This dish includes flank steak, carrots, cauliflower, scallions, garlic, and cherry tomatoes. It's really tasty. Just saying. Take it from someone who is "advanced." 

I am participating in Wok Wednesdays. We have a Facebook page too for non bloggers to participate. Twice a month we stir-fry a recipe from Grace Young's Stir-Frying to the Sky's Edge. So far, every recipe I've tried from this book has been flawless. Order the book. This recipe is on page 74. 

You can also find the recipe >here<. 


Oct 7, 2013

Toffee Candy, Butterscotch, and Chocolate Chip Cookies

Toffee Candy, Butterscotch, and Chocolate Chip Cookies

Trust me, you have to try these toffee candy, butterscotch, and chocolate chip cookies.They only take about 10 minutes to mix and then another few hours in the refrigerator to get ready to be sliced and baked.
Oct 1, 2013

Chocolate Truffle Cookies with a Crackle Crust

These chocolate truffle cookies are packed with chocolate.

Chocolate Truffle Cookies with a Crackle Crust


Three dozen cookies comprised of over a pound of bittersweet chocolate, two cups of bittersweet chocolate chips, and three tablespoons of cocoa powder. I was inspired to make these cookies after coming home from a visit to Seattle.

Outside of cities in California, Seattle is the is probably the city I have visited the most. Behind Seattle? Chicago, Portland, and Dublin. So much world, so little time. You know you love a city when you can't quite remember how many times you've been there.


Chocolate Truffle Cookies with a Crackle Crust


This trip was all about good friends and good food. I spent the weekend with a sweet friend and colleague who relocated to a suburb north of the city. Being a southern California native, I love to visit such a "foresty" place.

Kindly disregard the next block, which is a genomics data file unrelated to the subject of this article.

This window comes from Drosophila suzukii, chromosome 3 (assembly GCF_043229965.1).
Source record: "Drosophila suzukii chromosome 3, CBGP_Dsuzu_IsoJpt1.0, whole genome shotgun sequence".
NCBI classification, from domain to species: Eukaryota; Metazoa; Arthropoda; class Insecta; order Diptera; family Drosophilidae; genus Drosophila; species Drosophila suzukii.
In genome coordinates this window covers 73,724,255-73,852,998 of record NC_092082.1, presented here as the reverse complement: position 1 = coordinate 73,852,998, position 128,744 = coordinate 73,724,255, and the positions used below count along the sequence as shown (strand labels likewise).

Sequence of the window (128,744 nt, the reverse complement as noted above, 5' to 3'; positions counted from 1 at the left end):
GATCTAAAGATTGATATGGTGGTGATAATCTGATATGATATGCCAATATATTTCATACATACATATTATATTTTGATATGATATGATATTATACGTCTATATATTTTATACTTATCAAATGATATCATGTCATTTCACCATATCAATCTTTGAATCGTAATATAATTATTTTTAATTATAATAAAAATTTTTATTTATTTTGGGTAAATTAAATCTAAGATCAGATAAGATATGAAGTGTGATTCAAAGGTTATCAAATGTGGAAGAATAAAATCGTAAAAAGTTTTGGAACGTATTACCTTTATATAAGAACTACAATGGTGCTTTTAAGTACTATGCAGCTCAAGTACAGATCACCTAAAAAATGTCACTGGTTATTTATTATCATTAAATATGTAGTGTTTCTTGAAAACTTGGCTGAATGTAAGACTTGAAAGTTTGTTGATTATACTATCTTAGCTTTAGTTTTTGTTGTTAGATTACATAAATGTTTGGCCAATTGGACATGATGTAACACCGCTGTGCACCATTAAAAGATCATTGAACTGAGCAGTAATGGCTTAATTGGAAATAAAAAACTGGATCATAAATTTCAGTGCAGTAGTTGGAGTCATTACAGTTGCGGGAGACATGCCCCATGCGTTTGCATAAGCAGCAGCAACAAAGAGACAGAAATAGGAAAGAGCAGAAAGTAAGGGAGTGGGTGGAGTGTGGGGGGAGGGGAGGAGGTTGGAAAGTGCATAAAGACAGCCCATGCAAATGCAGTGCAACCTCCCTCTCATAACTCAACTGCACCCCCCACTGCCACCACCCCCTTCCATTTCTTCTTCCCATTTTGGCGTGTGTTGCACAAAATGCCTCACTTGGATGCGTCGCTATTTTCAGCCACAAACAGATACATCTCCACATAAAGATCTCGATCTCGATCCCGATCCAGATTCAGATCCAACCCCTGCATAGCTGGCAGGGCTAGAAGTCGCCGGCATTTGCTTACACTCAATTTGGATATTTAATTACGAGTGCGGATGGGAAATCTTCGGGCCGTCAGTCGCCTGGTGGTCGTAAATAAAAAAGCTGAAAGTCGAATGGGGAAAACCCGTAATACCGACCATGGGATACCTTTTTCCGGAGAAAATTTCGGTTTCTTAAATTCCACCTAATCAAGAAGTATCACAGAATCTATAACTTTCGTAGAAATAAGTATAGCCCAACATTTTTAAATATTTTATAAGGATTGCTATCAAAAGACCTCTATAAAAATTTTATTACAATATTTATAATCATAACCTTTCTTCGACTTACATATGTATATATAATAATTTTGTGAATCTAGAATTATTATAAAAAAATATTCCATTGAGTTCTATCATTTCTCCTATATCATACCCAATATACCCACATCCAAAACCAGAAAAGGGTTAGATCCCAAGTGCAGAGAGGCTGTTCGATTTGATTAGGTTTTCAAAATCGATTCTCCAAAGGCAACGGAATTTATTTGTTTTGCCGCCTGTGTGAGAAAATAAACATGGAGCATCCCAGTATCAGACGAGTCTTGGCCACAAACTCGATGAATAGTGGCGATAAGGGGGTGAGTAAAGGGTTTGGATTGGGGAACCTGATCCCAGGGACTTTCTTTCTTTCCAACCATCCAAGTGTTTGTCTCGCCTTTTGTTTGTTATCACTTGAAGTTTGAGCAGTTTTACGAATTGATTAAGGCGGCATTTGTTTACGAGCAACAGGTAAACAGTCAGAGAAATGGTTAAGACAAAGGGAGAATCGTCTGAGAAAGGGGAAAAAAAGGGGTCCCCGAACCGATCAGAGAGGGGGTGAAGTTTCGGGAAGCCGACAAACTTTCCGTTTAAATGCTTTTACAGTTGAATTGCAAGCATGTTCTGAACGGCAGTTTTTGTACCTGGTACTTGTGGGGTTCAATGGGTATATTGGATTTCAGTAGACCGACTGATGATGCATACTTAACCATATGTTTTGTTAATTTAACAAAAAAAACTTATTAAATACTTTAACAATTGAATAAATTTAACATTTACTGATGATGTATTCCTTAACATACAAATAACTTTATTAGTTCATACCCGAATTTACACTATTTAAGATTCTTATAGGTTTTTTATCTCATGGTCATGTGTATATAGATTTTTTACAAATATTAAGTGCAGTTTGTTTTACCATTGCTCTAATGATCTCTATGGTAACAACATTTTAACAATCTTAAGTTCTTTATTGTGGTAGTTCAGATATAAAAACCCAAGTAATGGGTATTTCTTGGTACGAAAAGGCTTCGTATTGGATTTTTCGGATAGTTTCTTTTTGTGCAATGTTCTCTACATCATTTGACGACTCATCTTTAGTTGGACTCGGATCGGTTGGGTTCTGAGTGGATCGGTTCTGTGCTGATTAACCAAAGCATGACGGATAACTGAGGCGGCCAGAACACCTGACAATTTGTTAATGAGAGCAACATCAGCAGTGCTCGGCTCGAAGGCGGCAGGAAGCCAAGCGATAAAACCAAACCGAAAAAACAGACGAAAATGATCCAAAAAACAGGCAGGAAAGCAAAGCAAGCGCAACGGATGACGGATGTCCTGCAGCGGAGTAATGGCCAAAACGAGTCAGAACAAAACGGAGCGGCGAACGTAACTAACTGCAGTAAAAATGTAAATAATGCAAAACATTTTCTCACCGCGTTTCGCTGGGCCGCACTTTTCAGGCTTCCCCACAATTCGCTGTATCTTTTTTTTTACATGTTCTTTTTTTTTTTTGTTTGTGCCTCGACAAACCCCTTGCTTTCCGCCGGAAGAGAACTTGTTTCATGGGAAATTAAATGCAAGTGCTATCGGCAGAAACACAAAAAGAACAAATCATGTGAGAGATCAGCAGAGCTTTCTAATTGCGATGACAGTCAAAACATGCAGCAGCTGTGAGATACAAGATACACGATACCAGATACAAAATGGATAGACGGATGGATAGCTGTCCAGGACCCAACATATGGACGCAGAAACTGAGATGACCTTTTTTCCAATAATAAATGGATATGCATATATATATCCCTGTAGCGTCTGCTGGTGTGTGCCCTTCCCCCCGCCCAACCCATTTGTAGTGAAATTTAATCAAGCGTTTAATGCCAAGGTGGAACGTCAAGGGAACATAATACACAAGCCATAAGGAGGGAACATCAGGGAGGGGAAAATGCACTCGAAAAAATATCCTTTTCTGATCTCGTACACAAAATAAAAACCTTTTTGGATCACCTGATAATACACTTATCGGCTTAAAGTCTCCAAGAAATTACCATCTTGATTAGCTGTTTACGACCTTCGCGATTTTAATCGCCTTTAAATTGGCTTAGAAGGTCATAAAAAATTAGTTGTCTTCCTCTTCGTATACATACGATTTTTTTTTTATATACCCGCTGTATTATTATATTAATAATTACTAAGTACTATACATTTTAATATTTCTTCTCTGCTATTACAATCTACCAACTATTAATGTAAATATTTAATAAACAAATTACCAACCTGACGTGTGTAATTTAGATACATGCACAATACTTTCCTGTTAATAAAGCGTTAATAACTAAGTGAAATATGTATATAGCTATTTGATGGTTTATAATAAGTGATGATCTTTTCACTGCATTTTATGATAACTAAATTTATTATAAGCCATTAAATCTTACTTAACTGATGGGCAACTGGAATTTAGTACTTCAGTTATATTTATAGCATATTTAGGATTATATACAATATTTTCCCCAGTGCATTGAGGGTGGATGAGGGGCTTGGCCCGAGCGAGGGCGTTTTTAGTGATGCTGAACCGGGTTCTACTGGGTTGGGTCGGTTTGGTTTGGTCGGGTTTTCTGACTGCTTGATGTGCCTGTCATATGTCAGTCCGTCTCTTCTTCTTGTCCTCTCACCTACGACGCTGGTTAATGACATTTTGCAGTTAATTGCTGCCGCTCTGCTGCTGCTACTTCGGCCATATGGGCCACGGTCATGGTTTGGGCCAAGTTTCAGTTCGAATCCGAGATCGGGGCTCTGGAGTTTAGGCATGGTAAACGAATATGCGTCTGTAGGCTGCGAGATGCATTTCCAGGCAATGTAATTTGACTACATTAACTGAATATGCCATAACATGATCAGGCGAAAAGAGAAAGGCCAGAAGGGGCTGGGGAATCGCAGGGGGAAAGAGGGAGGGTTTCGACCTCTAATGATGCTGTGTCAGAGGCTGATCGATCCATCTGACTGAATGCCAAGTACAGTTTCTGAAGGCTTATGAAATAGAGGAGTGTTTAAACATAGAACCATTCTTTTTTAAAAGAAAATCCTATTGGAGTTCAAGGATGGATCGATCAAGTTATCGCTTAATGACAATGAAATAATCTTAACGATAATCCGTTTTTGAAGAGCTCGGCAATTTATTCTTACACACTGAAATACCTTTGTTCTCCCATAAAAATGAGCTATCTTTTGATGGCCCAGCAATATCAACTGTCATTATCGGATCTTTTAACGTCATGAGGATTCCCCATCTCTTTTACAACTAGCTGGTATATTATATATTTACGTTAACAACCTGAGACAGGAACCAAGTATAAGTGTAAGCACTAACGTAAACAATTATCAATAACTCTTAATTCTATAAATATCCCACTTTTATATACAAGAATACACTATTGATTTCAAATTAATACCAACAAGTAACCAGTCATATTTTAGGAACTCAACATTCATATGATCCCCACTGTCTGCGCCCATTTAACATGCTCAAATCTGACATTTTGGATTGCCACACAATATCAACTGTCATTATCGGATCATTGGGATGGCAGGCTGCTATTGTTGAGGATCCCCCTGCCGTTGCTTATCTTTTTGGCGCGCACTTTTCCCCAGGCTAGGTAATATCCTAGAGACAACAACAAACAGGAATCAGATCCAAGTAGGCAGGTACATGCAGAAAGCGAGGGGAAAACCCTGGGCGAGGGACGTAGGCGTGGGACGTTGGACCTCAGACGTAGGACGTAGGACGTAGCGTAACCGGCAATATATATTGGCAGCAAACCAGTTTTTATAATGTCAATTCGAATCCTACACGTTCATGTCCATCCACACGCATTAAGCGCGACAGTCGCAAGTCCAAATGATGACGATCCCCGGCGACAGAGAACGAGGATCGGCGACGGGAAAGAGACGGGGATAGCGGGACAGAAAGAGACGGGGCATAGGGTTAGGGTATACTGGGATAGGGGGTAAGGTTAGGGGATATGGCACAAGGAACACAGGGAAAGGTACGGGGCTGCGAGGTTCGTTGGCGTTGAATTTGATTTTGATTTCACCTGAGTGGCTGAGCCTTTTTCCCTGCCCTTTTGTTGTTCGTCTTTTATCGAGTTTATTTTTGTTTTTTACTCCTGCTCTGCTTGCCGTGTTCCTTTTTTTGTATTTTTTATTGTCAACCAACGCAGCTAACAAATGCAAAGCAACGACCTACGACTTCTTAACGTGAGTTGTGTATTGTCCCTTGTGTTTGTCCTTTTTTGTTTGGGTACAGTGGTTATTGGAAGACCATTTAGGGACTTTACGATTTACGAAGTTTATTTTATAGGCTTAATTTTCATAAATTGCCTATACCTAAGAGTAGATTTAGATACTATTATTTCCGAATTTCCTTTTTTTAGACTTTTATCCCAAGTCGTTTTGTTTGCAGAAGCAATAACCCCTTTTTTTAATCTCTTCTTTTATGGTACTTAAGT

Next up, Mr. Kitchen joined me for a few days in the city. The highlight was having dinner with a dear, dear friend. You know those friends that you don't see for 30 years and then it's like you haven't missed a beat? That's him. What a treat. I can't begin to tell you how special it was... the sweetest thing.

The last time I was in Seattle was 2008, and I will say that the city proper seems a little more hardened. There are parts of the city that are a little more seedy than I remember, and the fish doesn't seem to be flying in the Market.

What is the same? The food, the walkability of the city, and just the gorgeousness of the place.


Chocolate Truffle Cookies with a Crackle Crust


In Seattle, the iconic chef is, of course, Tom Douglas, and on this trip we visited Lola's and the Dahlia Lounge (where I had the best grilled cheese and tomato soup ever!). Next to the Dahlia Lounge is the Dahlia Bakery. It's really a very small shop but filled with some amazing baked goods. And of course, because I can't help myself, I have the cookbook. 


Chocolate Truffle Cookies with a Crackle Crust


What to make in honor of this trip? These Tom Douglas Chocolate Truffle Cookies. They seemed like the perfect way to celebrate our trip.

For another fabulous truffle cookie, be sure to try my smaller version with different coatings. 

Chocolate Truffle Cookies With a Crackle Crust

Makes about 36 to 40 3 1/2 inch diameter cookies

Ingredients

205 grams all-purpose flour
20 grams unsweetened cocoa powder
1⁄2 teaspoon baking powder
1⁄2 teaspoon salt
567 grams bittersweet chocolate, chopped
1⁄2 cup plus 2 tablespoons unsalted butter, softened
2 1⁄4 cups sugar
6 large eggs at room temperature
1 tablespoon pure vanilla extract
Generous 2 cups bittersweet chocolate chips

Instructions


  1. Preheat the oven to 350°F.
  2. Sift the flour, cocoa, and baking powder together. Stir in the salt and set aside. 
  3. Melt the chopped chocolate in a double boiler until melted. Allow to cool for 5 to 10 minutes. 
  4. Combine the butter and sugar in the bowl of an electric mixer with the paddle attachment and cream on medium speed until well combined. 
  5. Add the eggs, one at a time, mixing on medium speed until the eggs are incorporated. 
  6. Increase the speed to high and beat for a few minutes until the mixture is very light and pale.
  7. Add the melted chocolate and the vanilla extract and mix just until combined. 
  8. Remove the bowl from the mixer and fold in the dry ingredients using a rubber spatula. Fold in the chocolate chips.